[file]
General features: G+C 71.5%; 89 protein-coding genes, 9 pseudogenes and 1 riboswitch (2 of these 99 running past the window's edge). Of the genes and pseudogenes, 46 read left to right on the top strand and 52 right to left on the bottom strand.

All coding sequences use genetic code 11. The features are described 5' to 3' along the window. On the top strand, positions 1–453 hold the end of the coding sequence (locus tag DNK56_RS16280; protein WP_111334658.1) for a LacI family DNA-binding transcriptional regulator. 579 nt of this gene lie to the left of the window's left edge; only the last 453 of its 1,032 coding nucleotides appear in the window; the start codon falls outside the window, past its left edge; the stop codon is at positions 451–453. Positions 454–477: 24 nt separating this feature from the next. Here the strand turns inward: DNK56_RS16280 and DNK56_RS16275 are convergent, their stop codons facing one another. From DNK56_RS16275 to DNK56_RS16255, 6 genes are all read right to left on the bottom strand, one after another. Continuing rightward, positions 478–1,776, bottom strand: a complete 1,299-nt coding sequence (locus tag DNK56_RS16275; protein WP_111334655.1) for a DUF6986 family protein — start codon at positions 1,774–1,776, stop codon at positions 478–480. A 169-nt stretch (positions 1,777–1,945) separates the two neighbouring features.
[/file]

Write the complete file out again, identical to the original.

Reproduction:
General features: G+C 71.5%; 89 protein-coding genes, 9 pseudogenes and 1 riboswitch (2 of these 99 running past the window's edge). Of the genes and pseudogenes, 46 read left to right on the top strand and 52 right to left on the bottom strand.

All coding sequences use genetic code 11. The features are described 5' to 3' along the window. On the top strand, positions 1–453 hold the end of the coding sequence (locus tag DNK56_RS16280; protein WP_111334658.1) for a LacI family DNA-binding transcriptional regulator. 579 nt of this gene lie to the left of the window's left edge; only the last 453 of its 1,032 coding nucleotides appear in the window; the start codon falls outside the window, past its left edge; the stop codon is at positions 451–453. Positions 454–477: 24 nt separating this feature from the next. Here the strand turns inward: DNK56_RS16280 and DNK56_RS16275 are convergent, their stop codons facing one another. From DNK56_RS16275 to DNK56_RS16255, 6 genes are all read right to left on the bottom strand, one after another. Continuing rightward, positions 478–1,776, bottom strand: a complete 1,299-nt coding sequence (locus tag DNK56_RS16275; protein WP_111334655.1) for a DUF6986 family protein — start codon at positions 1,774–1,776, stop codon at positions 478–480. A 169-nt stretch (positions 1,777–1,945) separates the two neighbouring features.